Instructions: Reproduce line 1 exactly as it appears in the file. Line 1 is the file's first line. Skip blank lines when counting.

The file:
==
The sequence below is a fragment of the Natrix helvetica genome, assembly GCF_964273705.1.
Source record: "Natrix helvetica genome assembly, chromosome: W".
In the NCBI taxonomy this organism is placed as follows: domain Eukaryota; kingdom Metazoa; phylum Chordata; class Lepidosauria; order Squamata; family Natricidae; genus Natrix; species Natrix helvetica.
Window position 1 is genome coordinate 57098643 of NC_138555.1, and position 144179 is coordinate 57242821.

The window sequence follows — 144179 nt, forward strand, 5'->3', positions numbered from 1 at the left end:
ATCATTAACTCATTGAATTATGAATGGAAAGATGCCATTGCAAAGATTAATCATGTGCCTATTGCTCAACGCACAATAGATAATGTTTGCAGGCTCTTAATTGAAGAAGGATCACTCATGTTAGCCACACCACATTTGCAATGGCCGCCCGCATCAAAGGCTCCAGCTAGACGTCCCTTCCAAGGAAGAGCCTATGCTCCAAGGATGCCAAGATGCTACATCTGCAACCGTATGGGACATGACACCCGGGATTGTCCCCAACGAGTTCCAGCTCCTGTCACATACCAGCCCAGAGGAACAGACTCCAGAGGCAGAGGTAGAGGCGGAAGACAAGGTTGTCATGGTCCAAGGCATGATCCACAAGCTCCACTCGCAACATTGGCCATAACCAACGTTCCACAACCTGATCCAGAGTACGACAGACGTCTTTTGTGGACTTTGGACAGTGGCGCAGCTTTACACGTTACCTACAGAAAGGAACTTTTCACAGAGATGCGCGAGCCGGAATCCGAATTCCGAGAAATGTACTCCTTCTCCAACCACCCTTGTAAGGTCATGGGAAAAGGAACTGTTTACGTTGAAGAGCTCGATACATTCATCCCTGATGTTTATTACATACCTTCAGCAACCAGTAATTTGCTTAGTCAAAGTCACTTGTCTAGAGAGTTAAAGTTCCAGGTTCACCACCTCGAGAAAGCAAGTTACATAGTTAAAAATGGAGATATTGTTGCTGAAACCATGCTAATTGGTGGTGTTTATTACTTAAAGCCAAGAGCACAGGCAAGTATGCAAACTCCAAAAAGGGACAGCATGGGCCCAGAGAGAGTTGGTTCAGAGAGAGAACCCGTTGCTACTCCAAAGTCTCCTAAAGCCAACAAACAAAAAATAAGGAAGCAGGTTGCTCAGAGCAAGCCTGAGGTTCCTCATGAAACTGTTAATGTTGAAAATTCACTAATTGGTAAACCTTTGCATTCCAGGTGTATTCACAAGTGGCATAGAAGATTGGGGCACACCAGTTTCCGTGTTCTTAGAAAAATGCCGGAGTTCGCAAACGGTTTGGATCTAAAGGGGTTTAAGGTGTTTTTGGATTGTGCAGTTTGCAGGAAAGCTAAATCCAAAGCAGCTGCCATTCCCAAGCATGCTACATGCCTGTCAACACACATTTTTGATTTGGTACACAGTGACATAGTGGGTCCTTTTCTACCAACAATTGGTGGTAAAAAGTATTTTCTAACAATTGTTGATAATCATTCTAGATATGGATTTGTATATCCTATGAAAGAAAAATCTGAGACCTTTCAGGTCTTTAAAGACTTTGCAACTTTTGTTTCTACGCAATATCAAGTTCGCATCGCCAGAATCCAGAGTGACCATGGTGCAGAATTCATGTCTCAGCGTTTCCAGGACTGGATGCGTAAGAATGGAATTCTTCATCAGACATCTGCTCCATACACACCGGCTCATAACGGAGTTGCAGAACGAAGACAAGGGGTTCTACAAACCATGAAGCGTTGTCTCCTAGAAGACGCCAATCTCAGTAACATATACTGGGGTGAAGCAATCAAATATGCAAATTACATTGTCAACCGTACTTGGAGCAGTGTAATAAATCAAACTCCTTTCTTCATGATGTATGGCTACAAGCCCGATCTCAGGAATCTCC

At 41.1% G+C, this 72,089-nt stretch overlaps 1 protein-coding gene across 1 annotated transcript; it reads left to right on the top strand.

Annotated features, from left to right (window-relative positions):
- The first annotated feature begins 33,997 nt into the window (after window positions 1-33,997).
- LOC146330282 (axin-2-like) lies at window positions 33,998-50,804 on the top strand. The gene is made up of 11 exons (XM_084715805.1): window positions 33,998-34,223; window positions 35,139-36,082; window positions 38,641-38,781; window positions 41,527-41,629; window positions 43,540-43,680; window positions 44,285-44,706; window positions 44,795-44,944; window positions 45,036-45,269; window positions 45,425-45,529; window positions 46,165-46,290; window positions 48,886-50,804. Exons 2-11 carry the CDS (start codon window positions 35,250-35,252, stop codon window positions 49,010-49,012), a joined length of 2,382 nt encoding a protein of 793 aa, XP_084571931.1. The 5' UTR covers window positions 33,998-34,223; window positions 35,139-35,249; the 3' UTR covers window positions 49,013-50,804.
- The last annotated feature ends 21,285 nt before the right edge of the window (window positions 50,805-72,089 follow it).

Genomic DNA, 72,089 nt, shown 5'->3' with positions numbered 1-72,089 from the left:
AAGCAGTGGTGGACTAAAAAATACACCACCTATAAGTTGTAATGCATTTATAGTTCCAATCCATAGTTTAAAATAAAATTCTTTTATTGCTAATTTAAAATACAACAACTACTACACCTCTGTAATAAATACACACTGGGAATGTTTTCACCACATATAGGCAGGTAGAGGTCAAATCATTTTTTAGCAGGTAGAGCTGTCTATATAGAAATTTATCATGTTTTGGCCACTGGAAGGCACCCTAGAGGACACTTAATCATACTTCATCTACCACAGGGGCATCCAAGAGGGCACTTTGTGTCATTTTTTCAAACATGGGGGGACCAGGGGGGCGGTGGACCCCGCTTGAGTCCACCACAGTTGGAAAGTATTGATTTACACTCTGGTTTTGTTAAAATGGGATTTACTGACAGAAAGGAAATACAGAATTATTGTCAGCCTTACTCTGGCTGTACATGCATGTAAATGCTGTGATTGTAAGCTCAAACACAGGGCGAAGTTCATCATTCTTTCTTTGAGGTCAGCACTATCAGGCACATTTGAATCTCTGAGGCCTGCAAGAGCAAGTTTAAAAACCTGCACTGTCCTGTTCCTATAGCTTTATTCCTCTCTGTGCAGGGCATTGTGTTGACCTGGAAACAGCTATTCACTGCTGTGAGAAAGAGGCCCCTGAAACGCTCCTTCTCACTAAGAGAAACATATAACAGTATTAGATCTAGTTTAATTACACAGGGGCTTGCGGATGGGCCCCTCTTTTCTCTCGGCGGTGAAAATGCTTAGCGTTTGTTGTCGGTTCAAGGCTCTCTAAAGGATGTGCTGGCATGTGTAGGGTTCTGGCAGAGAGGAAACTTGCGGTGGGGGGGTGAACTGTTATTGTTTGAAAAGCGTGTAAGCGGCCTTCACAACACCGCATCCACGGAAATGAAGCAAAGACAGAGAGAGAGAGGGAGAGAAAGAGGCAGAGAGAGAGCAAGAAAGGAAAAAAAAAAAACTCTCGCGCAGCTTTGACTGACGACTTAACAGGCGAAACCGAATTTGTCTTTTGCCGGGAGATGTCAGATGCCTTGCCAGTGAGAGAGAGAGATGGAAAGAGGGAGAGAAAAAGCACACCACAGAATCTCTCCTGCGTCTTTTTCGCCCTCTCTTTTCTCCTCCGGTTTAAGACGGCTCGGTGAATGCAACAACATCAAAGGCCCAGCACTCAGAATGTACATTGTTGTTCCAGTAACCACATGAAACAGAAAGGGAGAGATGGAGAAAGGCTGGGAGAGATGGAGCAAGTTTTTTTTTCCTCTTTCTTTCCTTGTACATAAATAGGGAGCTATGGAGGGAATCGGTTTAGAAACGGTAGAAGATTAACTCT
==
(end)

The sequence below is a fragment of the Natrix helvetica genome, assembly GCF_964273705.1.